Use to write one or more strings to a file. This command accepts any number of string arguments, including arrays.
The following is a listing of the different cast types. Note that data can be lost when casting. 'Signed' means the value can be negative. 'Unsigned' means the value is always positive.
Casting doesn't make sense when writing strings, but the option is still there for you.
|Writes each string character as a signed character, or a signed 8 bit (1 byte) value|
|Writes each string character as an unsigned character, or an unsigned 8 bit (1 byte) value|
|Writes each string character as a signed short integer, or a signed 16 bit (2 bytes) value|
|Writes each string character as an unsigned short integer, or an unsigned 16 bit (2 bytes) value|
|Writes each string character as a signed integer, or a signed 32 bit (4 bytes) value|
|Writes each string character as an unsigned integer, or an unsigned 32 bit (4 bytes) value|
|Writes each string character as a floating point value, a 32 bit (4 byte) value|
|String or string array||No||Command can accept any number of strings/arrays to write to the file|
|String or string array||No||1 or more string to be written to the file|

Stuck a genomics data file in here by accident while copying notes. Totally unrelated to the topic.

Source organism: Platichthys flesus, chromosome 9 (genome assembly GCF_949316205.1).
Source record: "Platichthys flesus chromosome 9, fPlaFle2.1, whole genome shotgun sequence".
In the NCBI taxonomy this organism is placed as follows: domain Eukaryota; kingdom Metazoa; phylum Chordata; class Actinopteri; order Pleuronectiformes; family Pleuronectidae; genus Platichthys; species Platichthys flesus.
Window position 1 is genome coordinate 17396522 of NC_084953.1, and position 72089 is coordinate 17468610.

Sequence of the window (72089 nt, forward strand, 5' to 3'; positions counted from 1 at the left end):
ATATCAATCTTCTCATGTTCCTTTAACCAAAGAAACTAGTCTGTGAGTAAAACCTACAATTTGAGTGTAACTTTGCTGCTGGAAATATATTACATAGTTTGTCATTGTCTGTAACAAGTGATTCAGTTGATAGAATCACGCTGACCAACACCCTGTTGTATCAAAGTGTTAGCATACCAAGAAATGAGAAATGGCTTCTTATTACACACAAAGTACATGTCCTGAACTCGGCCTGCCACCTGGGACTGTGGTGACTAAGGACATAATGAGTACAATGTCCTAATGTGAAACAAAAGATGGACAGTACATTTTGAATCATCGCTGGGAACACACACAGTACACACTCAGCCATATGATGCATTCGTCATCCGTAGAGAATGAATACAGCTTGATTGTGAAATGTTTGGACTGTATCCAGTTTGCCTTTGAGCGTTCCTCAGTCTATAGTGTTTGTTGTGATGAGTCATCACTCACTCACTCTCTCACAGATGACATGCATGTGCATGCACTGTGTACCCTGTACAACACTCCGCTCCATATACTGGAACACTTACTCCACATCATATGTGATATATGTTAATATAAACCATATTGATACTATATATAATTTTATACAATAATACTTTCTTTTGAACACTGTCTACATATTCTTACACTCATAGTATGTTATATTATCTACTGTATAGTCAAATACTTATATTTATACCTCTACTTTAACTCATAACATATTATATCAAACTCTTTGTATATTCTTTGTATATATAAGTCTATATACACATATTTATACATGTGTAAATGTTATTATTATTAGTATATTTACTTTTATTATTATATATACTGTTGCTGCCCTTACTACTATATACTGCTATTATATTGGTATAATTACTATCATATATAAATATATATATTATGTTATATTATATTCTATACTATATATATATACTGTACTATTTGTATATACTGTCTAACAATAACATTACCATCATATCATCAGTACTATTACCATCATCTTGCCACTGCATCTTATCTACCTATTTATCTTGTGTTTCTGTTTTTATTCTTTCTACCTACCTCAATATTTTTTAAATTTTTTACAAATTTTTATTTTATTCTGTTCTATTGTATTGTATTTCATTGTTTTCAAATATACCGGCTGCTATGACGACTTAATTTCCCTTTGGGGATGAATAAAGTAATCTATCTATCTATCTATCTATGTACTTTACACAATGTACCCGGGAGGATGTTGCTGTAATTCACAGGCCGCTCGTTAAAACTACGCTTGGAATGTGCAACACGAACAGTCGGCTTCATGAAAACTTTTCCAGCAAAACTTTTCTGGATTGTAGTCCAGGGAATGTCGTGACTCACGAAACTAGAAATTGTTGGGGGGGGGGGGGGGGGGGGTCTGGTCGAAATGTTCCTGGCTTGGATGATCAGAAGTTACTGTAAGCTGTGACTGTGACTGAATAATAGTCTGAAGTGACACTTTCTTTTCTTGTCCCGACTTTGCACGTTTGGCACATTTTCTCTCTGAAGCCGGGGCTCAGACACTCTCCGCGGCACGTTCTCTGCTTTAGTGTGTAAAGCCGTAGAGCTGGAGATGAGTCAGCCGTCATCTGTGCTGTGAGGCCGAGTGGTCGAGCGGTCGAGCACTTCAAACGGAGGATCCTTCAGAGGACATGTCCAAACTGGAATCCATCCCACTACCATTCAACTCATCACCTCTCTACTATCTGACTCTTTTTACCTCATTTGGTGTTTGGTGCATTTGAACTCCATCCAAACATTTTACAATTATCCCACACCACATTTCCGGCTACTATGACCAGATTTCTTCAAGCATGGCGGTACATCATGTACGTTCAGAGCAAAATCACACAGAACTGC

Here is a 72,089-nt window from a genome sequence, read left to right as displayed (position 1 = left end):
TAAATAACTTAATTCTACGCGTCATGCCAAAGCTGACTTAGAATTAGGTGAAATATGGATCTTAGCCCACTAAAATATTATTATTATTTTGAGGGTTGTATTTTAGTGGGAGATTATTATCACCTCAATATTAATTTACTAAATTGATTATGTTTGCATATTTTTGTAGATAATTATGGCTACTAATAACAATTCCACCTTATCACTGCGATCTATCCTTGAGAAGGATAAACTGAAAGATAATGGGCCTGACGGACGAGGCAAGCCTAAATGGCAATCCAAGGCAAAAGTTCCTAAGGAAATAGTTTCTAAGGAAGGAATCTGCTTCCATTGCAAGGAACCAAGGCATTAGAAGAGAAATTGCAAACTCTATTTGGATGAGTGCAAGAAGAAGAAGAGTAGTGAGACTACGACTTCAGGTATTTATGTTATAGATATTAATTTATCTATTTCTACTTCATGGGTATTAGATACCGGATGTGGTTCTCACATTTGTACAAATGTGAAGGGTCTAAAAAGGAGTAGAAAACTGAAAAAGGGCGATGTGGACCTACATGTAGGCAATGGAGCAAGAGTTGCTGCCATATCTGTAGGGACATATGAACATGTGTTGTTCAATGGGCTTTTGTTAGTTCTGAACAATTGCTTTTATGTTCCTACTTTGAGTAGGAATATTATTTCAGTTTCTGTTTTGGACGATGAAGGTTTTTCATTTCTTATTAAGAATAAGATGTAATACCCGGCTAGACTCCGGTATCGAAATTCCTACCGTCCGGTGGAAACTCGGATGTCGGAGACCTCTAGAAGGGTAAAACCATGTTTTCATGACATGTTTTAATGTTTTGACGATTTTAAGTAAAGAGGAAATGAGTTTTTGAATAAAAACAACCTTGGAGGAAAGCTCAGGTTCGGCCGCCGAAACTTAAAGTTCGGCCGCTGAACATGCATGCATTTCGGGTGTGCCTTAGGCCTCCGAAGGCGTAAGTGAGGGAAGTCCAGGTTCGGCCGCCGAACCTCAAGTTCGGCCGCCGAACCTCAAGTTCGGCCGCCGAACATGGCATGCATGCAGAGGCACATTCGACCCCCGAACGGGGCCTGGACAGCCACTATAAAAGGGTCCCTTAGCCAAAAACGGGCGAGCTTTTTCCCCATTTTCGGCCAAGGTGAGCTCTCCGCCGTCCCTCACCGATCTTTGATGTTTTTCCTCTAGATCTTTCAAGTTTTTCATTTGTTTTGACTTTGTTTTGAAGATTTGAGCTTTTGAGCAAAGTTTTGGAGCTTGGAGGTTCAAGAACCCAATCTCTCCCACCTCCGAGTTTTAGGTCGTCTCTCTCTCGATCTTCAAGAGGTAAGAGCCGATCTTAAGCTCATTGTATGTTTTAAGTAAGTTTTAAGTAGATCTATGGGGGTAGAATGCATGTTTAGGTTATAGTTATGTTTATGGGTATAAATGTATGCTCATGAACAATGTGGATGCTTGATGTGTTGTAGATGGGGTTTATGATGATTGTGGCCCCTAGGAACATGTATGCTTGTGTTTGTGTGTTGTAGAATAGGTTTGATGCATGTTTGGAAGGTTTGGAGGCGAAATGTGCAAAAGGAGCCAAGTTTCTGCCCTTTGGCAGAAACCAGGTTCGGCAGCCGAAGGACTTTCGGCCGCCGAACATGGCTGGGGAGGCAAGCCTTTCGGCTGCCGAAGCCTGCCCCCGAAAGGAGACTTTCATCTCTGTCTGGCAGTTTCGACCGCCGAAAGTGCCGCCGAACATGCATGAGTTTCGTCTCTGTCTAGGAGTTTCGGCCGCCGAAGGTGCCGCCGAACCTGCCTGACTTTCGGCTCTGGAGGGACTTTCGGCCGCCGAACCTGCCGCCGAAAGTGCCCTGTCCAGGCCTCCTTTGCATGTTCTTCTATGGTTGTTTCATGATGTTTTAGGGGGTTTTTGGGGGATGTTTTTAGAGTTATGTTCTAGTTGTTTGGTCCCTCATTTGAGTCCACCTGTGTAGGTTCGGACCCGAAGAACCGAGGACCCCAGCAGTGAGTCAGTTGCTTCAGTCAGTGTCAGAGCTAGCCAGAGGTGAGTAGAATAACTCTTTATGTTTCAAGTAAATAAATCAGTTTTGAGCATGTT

|int||ID of file previously opened with fileOpen|
|Name||Flag arguments||Argument type||Exclusive to||Comments|
|1||string||—||Data type to cast to. Possible types are listed above. Note that data can be lost when casting.|
|1||integer||—||Length of the string to write. Strings are usually written out at a fixed length, or prepended with the length of the string if the string length is variable. If you want to write out a fixed length string, use this flag. Max length is 1024|
string $str = "This is some text";
int $fileID = `fileOpen "C:/FileTesting.txt" "w"`;
// Get the string length
$length = `strLength $str`;
// First write out the string length
writeInt $fileID $length;
// Then write the string
writeString $fileID $str;